Here are Tristram's illustrations of the plot arcs of the preceding volumes of his novel.

And here is an illustration of a gesture one of the characters made with his cane. The sentence below reads, "A thousand of my father's most subtle syllogisms could not have said more for celibacy."

After Sterne there is a gap (at least in my knowledge) of the use of intergrated illustration in fiction until the post-modern era. The short story writer Donald Barthelme wrote story collages.

He also included simple illustrations in at least one short story, Eugenie Grandet.

Perhaps the most famous use of simple line illustrations in a novel comes from Kurt Vonnegut's novel Breakfast of Champions.

The novelist W. B. Sebald often used photographs in his novels, a technique that was recently used by Aleksandar Hemon in his National Book Award Finalist novel, The Lazarus Project. The pictures below are from Sebald's novel Austerlitz.

Larsen distinguishes himself from these predecessors with the beauty of the illustrations. The authors discussed above were writers who used illustration to communicate very particular ideas in their works. Larsen is a very talented visual artist in his own right and so his illustrations carry a depth of substance the others don't. A collection of just the illustrations from the novel would still make a good art book.

The Selected Works of T.S. Spivet poses a number of challenges to the reader, but it does so in a way that's more obviously accessible than some of the other works I've mentioned. The charm of the narrator and the entertainment of the story could turn T.S. Spivet into a gateway book for people, showing readers they can be entertained and challenged by the same book.

Sunday, June 7, 2009

Shonen Jump

Good news for all you manga fans. Porter Square Books is now carrying Shonen Jump, the most popular manga magazine in the United States. For fans of manga its a great way to stay on top of the genre and for people interested in learning more about manga its a good resource for getting your feet wet. It is also the original source for a couple of my favorite anime cartoons, Cowboy Bebop and Trigun. You'll find it in our two graphica sections.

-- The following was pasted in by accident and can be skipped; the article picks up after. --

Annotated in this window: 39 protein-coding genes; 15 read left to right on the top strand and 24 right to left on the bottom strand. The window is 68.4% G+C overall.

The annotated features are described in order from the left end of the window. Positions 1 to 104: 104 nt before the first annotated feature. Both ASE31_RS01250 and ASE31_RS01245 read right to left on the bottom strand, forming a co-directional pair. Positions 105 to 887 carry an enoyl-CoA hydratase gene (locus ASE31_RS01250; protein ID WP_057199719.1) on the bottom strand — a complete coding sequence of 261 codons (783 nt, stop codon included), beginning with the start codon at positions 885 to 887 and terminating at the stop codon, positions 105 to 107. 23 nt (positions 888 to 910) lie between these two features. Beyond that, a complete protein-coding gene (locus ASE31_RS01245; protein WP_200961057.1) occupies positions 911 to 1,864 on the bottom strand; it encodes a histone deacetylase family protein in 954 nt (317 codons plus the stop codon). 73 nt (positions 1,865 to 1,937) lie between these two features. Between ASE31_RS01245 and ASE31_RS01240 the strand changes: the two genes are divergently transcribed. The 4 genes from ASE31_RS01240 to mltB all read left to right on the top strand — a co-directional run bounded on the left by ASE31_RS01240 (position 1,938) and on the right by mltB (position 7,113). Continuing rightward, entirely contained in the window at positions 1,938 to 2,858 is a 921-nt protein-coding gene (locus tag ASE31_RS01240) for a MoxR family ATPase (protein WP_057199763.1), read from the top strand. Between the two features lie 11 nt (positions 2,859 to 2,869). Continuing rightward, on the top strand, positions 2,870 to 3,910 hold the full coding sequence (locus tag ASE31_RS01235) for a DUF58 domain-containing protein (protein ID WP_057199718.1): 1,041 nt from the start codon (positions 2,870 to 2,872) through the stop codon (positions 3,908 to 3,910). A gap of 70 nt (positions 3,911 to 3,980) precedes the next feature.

Friday, June 5, 2009

Book Talk On-line

There are lots of book-related sites on the web, here are two of my favorites:

Paradoxically by Paradox Olbers

In my first blog I mentioned a SciFi-guru friend of mine: this is his page. His name is Spike MacPhee and he was the owner and manager of the Science Fantasy Bookstore in Harvard Square in Cambridge, MA from 1977-1989. Toady he is deeply involved in Second Life, managing his own virtual gallery of astronomical art; he is a head of operations at the International Spaceflight Museum, as well as a NASA Second Life CoLab manager. So he knows whereof he speaks. His blog has a wealth of information on Second Life, science and technological news. It is also a trove of reviews and essays about science fiction, both classic and comtempary.

The other site is Shelfari ( ), a clever little social network based around books. Members fill virtual bookshelves with chosen books, rate them and/or comment on them. Then you can find other members who share your tastes, join discussion groups, browse your friends' shelves, and talk books to your heart's content. It's easy to use and fun, just be careful during registration not to invite your entire email address book (the site's default setting).